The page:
One of the most storied names in the automotive pantheon is set for a revival, but the new model will be noticeably more quiet than previous generations.
Luca Napolitano, Lancia’s CEO, told Corriere Della Sera, “Everyone wants Delta and it can’t be missing from our plans.
“It will return and it will be a true Delta: an exciting car, a manifesto of progress and technology. And obviously it will be electric.”
The new Delta will likely be based on the STLA Medium EV architecture, which supports batteries capable of up to 700km of driving range.
Earlier this year, Stellantis announced Lancia, Alfa Romeo and DS would be classified as its premium brands, and be given necessary funding if they could come up with a credible 10-year plan.
All three brands have committed to going all electric. DS will be fully electric by 2024, Lancia should be by 2026, and Alfa Romeo’s switchover is due to be complete in 2027.
Future Delta models will be designed for “a more modern and European customer”, and targeted towards men with a “higher average age”.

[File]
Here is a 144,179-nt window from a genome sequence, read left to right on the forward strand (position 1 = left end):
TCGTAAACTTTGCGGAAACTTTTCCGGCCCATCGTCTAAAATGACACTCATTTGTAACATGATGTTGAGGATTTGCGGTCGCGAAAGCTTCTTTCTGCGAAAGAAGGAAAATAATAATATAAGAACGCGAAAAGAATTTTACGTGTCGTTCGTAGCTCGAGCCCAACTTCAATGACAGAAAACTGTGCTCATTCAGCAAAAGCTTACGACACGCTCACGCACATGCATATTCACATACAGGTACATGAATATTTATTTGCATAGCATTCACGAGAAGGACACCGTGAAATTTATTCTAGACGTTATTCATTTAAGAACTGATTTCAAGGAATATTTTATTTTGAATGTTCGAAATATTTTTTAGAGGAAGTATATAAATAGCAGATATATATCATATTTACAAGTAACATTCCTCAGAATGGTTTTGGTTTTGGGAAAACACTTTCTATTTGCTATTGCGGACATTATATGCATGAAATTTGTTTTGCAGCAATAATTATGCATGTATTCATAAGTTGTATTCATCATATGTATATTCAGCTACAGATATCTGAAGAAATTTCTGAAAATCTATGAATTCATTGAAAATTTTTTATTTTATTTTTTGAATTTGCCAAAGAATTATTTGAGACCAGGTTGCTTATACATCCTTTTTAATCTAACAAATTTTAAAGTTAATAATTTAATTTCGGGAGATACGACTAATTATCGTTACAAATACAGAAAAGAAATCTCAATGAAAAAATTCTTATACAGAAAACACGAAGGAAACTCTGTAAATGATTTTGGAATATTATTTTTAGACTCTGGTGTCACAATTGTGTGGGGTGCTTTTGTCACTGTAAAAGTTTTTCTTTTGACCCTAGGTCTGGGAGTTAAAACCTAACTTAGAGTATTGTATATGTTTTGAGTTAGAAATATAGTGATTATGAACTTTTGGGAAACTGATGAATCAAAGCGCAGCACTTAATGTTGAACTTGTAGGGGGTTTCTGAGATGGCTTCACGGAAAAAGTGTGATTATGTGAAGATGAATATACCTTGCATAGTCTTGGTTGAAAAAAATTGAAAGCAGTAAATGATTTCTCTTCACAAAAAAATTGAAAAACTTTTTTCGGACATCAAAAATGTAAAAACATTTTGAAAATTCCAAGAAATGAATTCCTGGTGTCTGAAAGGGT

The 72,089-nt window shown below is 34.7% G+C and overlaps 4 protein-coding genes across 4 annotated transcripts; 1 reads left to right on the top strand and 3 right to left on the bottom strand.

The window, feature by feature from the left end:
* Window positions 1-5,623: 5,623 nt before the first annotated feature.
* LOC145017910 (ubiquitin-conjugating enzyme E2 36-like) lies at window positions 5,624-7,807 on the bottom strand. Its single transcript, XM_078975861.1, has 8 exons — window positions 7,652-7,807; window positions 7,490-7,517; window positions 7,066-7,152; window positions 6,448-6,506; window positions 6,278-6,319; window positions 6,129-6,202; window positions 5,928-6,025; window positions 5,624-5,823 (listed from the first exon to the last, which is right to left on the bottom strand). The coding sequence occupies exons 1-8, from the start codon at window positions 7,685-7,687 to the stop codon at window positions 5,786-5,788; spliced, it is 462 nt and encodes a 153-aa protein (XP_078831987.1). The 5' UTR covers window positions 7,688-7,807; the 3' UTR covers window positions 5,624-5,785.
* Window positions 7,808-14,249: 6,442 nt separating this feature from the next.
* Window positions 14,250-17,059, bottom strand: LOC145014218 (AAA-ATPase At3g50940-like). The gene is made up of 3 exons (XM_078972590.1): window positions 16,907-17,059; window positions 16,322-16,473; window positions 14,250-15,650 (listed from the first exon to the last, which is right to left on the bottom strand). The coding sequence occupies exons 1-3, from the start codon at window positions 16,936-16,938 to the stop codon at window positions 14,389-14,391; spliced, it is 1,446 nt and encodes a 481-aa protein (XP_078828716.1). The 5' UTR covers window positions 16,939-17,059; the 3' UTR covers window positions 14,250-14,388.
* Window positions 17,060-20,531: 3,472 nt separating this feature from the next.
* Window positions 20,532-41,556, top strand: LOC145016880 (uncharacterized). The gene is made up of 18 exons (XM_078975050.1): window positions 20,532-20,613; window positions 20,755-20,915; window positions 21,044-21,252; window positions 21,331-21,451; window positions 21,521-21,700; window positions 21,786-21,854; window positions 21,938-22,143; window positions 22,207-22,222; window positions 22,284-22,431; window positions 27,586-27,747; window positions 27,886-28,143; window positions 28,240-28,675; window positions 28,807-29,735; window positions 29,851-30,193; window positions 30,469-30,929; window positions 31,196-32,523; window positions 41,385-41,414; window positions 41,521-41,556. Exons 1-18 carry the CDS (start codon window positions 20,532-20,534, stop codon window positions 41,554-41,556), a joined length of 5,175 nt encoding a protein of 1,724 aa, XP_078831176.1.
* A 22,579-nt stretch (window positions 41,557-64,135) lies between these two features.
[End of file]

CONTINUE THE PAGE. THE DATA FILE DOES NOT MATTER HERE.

It’s unclear when the new Delta will be launched, as the brand’s first priority is a replacement for the Ypsilon, and that’s due to go on sale in 2024.
The third-generation Ypsilon is currently the brand’s only model. Closely related to the Fiat 500, the third-generation Ypsilon was launched in 2011 and has been given two facelifts since then.
It’s currently only sold in Italy, where its sharp pricing has seen it regularly top the sales charts.
In order to expand beyond Italy, Lancia will look to online sales, as well as leveraging DS and Alfa Romeo dealerships in major European cities.
There have been three generations of the Delta, but the most famous is the first, which not only had a clean boxy body designed by Giorgetto Giugiaro, but formed the basis of the rally-bred HF Integrale models, complete with a turbocharged engine, all-wheel drive, and purposefully bulging fenders.
In Evoluzione II guise, the Delta had a 158kW/314Nm 2.0-litre turbocharged four-cylinder engine, permanent all-wheel drive, and 16-inch alloy wheels.
The Delta nameplate was last seen on the third-generation model, which was discontinued in 2014.
A more upscale relation to the Fiat Bravo/Ritmo, the third-generation Delta was sold as a Lancia in Europe and as a Chrysler in the UK and Ireland.